We believe in public ownership
Public transport belongs to all of us. Our buses, trains, trams, minibuses, taxis, metros, trolleybuses, urban and national railways – they are all OUR public transport. We need these vital services and must have a democratic say over them. A good quality transport system has multiple benefits that go beyond those to transport users. A functioning public transport system is vital for the economy and increases quality of life, as it allows people to access work, education and leisure activities and improves air quality. Public transport is fundamental to public health and social and economic equality, but also integral to a sustainable environment. Integrated public transport systems are vital local and national infrastructure – so decisions should not be left in the hands of private companies. Workers, trade unions and users can join forces in campaigns for better public transport for all.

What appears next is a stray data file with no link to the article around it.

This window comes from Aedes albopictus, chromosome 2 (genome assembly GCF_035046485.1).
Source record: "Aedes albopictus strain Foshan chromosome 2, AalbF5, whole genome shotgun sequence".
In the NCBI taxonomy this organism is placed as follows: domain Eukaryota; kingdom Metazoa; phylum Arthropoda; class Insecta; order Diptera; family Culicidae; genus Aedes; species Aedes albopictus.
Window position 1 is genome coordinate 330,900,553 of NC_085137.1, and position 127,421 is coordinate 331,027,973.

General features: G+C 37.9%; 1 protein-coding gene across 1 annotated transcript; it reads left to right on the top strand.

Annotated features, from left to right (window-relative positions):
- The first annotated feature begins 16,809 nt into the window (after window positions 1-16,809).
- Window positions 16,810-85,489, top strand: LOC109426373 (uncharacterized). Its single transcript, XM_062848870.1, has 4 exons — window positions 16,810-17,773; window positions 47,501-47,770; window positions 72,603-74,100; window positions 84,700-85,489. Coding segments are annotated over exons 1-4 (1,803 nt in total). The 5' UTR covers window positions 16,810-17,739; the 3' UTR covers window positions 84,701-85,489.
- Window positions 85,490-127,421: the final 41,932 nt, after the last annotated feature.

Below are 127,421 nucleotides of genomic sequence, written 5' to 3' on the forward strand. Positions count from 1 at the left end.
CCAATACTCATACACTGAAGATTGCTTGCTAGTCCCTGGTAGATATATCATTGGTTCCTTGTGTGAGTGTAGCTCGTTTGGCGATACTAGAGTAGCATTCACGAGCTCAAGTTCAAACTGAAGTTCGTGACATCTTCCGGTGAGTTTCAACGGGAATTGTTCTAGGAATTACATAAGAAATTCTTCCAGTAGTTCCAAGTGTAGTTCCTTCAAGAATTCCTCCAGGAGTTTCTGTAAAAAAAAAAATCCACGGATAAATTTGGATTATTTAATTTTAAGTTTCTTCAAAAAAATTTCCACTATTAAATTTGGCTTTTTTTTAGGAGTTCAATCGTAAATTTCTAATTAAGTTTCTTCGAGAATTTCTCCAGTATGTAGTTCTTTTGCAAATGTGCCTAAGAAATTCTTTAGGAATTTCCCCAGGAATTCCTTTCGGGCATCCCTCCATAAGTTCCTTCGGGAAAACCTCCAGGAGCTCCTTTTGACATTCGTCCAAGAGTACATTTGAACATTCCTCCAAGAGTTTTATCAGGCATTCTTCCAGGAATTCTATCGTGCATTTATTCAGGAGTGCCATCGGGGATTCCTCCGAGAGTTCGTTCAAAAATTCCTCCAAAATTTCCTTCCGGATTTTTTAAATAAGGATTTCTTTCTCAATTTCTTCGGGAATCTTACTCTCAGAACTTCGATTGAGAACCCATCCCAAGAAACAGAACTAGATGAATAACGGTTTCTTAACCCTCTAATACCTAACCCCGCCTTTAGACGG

Public accountability and control of public transport is best served through municipal and national public ownership rather than the neoliberal model of competition and private ownership for profit. Public transport is mainly financed through fares and public funding. With private operators, part of that money is turned into private profit, which is taken out of public transport rather than reinvested in the system. Privatisation may cut costs in the short-term, but it is inefficient and unsustainable. Whether the result is an accident or bankruptcy, the public ultimately pays for these hidden costs and is responsible for remedying private sector failures. Public transport should be a common good geared towards meeting people’s needs, not a commodity to serve private investors’ hunt for profit. There is a growing consensus that privatisation has failed. Surveys of the public show that the majority believe that public transport services should be publicly owned and operated. There is an exciting trend of (re-)municipalisation, with cities taking vital services like water, waste, energy and transport into public ownership.
Policy proposal 1: Ensure that transport is publicly owned and operated
Public ownership and operation of public transport is essential if we want to develop it as a public good under democratic control. Private sector involvement and its pursuit of profit increases passenger fares and reduces workers’ wages and working conditions.